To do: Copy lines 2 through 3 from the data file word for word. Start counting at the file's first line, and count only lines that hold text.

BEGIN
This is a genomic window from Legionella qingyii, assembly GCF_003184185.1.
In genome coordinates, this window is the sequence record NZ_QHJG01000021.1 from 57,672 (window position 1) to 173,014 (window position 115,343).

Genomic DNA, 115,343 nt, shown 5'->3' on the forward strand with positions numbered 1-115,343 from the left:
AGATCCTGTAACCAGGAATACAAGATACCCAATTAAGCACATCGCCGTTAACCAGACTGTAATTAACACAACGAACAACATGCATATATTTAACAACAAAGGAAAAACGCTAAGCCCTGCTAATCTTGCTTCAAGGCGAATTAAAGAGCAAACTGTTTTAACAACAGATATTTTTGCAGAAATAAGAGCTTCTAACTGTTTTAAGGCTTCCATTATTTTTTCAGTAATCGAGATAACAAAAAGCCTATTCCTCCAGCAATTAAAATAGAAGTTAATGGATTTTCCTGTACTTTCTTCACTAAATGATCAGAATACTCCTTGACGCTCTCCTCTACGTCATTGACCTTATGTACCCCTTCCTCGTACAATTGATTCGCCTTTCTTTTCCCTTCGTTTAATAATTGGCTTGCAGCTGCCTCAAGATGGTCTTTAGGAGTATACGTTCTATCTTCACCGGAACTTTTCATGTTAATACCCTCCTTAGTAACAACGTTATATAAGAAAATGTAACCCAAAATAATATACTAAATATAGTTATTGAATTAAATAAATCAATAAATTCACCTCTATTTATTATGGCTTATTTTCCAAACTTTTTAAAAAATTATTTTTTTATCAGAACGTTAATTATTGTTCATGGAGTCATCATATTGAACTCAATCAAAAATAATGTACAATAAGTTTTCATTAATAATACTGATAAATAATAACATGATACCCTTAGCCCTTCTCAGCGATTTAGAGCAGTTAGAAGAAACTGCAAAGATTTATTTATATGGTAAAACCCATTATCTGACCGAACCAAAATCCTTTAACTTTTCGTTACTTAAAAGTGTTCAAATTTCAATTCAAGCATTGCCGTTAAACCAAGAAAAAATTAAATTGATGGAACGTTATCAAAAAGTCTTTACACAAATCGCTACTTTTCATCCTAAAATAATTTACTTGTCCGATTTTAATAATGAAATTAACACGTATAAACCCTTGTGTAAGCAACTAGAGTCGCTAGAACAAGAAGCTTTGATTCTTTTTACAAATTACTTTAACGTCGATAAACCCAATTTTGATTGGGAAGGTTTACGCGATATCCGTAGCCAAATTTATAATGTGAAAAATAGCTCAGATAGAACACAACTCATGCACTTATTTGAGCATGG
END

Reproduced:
In genome coordinates, this window is the sequence record NZ_QHJG01000021.1 from 57,672 (window position 1) to 173,014 (window position 115,343).

Genomic DNA, 115,343 nt, shown 5'->3' on the forward strand with positions numbered 1-115,343 from the left: